UBS Global Asset Management (UBS GAM) is likely to emerge intact even as its parent company is battling serious shareholder activism challenges to its integrated business model, analysts and other industry experts said. “The asset management business … has critical mass, with the prestige factor … it’s a mammoth player, and I don’t believe that UBS would sell a jewel of its business,” said Elizabeth Nesvold, founder of investment banking boutique Silver Lane Advisors.
Luqman Arnold, former UBS president, is leading a campaign to separate the company’s investment banking and global wealth management and business banking units to maximise share value. Such a breakup could claim the asset management division, which is run separately from global wealth management, as one of its victims.
Arnold, chairman of London-based activist asset manager Olivant, also is suggesting the parent company might raise capital by selling the asset management unit. The unit — with US$885 billion in worldwide assets at end 2007 — could be worth US$9 billion to US$11 billion, several analysts estimated. It generates about 11 per cent of the company’s total pretax profits, according to analysts.
Arnold’s campaign stems from UBS’ exposure to the U.S. subprime debacle. UBS has had to write-down a total of US$37.7 billion, the largest amount of any investment bank so far. John Fraser, London-based chief executive officer of UBS GAM, based in London: “We’re going to continue expanding as one the three key businesses integrated within UBS. There are terrific synergies [for asset management] by being a part of UBS. I don’t see that changing.”
Ben Phillips, managing director at New York-based investment bank Putnam Lovell, agreed the next few months will determine whether financial institutions in general are forced to sell non-core assets in order to raise capital if the credit crisis deepens. “UBS is one of many firms that may find themselves faced with breakup debates in the coming months,” Phillips added, “and asset management — given its relatively high valuation — will play a central role in such discussions.” But other observers are confident that the worst of the write-downs is behind UBS.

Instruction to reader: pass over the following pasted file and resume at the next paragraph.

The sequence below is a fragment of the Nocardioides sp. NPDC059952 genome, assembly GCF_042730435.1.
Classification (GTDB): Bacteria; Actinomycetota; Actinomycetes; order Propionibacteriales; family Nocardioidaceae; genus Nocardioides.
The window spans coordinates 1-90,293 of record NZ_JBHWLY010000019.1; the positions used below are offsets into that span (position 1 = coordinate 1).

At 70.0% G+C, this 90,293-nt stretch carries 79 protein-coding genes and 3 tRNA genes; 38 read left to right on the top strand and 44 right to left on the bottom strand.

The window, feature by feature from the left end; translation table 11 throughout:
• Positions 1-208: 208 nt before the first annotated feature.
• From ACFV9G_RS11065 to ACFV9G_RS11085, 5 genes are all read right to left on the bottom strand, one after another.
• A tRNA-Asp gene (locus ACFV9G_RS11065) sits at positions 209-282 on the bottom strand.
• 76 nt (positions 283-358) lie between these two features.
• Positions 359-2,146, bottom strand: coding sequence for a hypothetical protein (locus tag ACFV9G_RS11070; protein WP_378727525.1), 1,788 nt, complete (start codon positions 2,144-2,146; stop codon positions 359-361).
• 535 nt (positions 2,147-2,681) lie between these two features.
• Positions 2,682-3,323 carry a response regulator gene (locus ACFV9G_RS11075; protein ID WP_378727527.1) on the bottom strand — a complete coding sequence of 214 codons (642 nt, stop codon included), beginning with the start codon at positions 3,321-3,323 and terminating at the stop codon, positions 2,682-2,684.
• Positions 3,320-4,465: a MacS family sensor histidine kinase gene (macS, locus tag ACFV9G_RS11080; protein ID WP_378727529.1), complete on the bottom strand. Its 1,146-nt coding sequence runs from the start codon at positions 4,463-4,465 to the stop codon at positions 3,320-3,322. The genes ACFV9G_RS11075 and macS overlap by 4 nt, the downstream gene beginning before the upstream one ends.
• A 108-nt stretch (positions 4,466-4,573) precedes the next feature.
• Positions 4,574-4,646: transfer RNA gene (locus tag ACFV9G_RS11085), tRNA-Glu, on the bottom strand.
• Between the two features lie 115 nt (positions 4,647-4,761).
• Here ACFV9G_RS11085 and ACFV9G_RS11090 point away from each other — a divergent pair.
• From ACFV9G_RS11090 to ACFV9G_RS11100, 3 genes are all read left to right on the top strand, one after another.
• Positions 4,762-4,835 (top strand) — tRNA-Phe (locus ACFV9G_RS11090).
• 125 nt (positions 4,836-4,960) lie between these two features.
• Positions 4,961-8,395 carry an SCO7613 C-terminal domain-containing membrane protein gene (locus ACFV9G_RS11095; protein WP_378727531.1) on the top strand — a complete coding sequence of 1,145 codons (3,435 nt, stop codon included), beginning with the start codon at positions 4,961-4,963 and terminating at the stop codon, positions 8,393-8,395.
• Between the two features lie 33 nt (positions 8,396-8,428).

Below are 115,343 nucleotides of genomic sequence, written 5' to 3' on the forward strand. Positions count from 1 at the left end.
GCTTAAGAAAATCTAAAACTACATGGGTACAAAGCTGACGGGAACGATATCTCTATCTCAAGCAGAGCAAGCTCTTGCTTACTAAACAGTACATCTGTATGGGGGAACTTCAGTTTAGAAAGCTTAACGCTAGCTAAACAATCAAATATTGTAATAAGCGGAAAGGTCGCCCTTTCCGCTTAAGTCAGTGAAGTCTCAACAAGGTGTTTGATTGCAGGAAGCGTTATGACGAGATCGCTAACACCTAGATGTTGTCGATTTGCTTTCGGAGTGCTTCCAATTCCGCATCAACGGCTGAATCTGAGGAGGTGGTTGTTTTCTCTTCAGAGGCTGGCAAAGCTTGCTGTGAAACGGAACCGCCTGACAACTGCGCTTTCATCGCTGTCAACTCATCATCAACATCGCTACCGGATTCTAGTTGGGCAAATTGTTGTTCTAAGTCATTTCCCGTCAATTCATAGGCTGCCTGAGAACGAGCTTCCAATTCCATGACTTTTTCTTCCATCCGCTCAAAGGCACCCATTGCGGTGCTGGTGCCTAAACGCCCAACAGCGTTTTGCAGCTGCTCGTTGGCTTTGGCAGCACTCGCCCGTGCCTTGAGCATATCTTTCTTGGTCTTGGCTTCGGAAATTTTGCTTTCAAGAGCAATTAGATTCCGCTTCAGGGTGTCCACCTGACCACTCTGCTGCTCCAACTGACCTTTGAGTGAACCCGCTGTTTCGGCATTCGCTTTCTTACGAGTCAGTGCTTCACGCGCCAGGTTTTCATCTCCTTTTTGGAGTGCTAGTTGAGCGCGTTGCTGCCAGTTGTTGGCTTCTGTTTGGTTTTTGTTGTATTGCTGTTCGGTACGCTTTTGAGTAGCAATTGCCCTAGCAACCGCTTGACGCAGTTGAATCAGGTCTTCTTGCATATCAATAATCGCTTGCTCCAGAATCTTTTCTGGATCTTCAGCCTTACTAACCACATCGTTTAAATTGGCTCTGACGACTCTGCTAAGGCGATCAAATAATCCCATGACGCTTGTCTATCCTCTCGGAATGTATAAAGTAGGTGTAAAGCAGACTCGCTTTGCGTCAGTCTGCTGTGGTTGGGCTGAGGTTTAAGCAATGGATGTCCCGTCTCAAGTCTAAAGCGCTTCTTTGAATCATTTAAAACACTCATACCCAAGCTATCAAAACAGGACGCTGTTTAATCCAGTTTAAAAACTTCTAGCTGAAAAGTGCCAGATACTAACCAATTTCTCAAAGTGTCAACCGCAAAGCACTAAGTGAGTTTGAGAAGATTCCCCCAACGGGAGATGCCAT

Georg Sanders, a banking analyst at WestLB AG, believes a sale of UBS’ asset management is unlikely. “Clients are more and more demanding. They want very complex products,” Sanders said. “In many cases, [these products] can only be arranged with an investment bank. In this respect, asset management benefits from the synergies with investment banking.”
But recent weak performance in some of UBS AM’s strategies might leave parts of the division more vulnerable to a sale, banking analysts said. In 2007, institutional asset outflows totalled 16.3 billion Swiss francs, partly because of weak performance across a range of strategies, including certain core/value equity, fixed-income and multiasset strategies, according to the company’s annual report. About 60 per cent of UBS GAM’s assets under management are institutional.
UBS’ Fraser said: “We’re clearly paying the price for some underperformance, and I stress it’s only in certain strategies within equities and fixed income.” A management overhaul that began in 2006 addressed the performance issues as well as “regenerated the leadership group” to help diversify investment capabilities, Fraser added.